Another facet of agitated depression that mental health providers will evaluate and watch out for is a propensity for substance use disorders, self-harm, and suicidal ideation.

It's important to know that people with this condition are more likely to engage in these harmful thoughts and behaviors.


Like many mental health conditions, the causes or triggers of agitated depression are complex and thought to arise from a combination of factors, including heredity, brain chemistry, childhood trauma, emotional distress, environmental factors, comorbid mental health conditions, and other issues.

Some common risk factors and contributing factors for developing agitated depression include the following:

Often, there may be a combination of factors that contribute to the development of this disorder. Sometimes, the causes may not be completely clear.

Additionally, some medications for depression may prompt agitated behaviors in the people who take them, causing the person to develop agitated depression as a result.


Treatment options for agitated depression are similar to those for other types of depression and usually include talk therapy and medications. Cognitive-behavioral therapy, which seeks to help a person recognize and change negative or destructive thought patterns, is often used to treat this condition.

Antidepressants, mood stabilizers, and/or anti-anxiety medications are also often used in combination with therapy. Note that it can take time (typically from one to two months or longer) for medications to take effect—and to find the right one for you at the correct dosage.

In more severe cases when other treatments are not working, electroconvulsive therapy may also be used.

Agitated depression can be challenging to treat, making it very important to stick to your prescribed treatment plan, even when your symptoms seem to be improving and/or you when you are out of a depressive episode.


Know that with treatment, agitated depression can be managed effectively. As noted above, consistent treatment is the best way to find relief from this condition.

Getting care early in your depressive episodes also makes treatment success more likely and effective.

In addition to therapy, where you can work on transforming and taking charge of your thoughts and actions, there are many strategies and skills you can work on to help you cope with this condition, including the following:

A Word From Verywell

Finding out that you have agitated depression can be upsetting but know that your diagnosis can be the beginning of getting help.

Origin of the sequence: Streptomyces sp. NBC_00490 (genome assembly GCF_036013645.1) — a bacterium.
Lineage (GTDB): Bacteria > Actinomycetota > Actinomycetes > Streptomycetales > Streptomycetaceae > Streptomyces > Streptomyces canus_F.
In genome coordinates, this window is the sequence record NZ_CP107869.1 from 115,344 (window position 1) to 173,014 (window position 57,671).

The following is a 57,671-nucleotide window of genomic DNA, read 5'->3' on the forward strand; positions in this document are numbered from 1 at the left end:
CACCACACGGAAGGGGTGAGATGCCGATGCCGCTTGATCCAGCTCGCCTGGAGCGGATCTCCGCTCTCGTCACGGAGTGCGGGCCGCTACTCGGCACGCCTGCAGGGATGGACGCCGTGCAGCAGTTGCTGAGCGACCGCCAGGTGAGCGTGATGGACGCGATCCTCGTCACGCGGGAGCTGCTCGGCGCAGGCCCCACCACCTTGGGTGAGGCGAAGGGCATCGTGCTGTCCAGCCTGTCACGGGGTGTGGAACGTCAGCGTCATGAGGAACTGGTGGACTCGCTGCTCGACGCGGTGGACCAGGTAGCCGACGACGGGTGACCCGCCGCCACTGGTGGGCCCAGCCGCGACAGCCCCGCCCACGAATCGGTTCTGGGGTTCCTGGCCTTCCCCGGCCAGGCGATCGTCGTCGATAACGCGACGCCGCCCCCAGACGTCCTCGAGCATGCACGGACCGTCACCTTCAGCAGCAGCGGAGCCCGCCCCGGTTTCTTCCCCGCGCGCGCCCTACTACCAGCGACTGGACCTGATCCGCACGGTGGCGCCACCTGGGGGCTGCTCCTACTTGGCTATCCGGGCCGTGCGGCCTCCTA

With proper treatment and consistent attention to taking care of your mental health, you can regain—and maintain—control over your life and mental health.

8 Sources
Verywell Mind uses only high-quality sources, including peer-reviewed studies, to support the facts within our articles. Read our editorial process to learn more about how we fact-check and keep our content accurate, reliable, and trustworthy.
  1. World Health Organization. Depression.

  2. Shim IH, Bahk WM, Woo YS, Yoon BH. Pharmacological Treatment of Major Depressive Episodes with Mixed Features: A Systematic ReviewClin Psychopharmacol Neurosci. 2018;16(4):376-382. doi:10.9758/cpn.2018.16.4.376

  3. Akiskal HS, Benazzi F, Perugi G, Rihmer Z. Agitated "unipolar" depression re-conceptualized as a depressive mixed state: implications for the antidepressant-suicide controversyJ Affect Disord. 2005;85(3):245-58. doi:10.1016/j.jad.2004.12.004

  4. National Institute of Mental Health. Depression.

  5. Serra F, Gordon-Smith K, Perry A, Fraser C, Di Florio A, Craddock N, Jones I, Jones L. Agitated depression in bipolar disorder. Bipolar Disord. 2019;21(6):547-555. doi:10.1111/bdi.12778

  6. Tolentino JC, Schmidt SL. DSM-5 Criteria and Depression Severity: Implications for Clinical PracticeFront Psychiatry. 2018;9:450. doi:10.3389/fpsyt.2018.00450

  7. Leventhal AM, Gelernter J, Oslin D, Anton RF, Farrer LA, Kranzler HR. Agitated depression in substance dependenceDrug Alcohol Depend. 2011;116(1-3):163-169. doi:10.1016/j.drugalcdep.2010.12.012

  8. National Institute of Mental Health. What Is Depression?

By Sarah Vanbuskirk
Sarah Vanbuskirk has over 20 years of experience as a writer and editor, covering a range of health, wellness, lifestyle, and family-related topics. Her work has been published in numerous magazines, newspapers, and websites, including The Spruce, Activity Connection, Glamour, PDX Parent, Self, Verywell Fit, TripSavvy, Marie Claire, and TimeOut New York.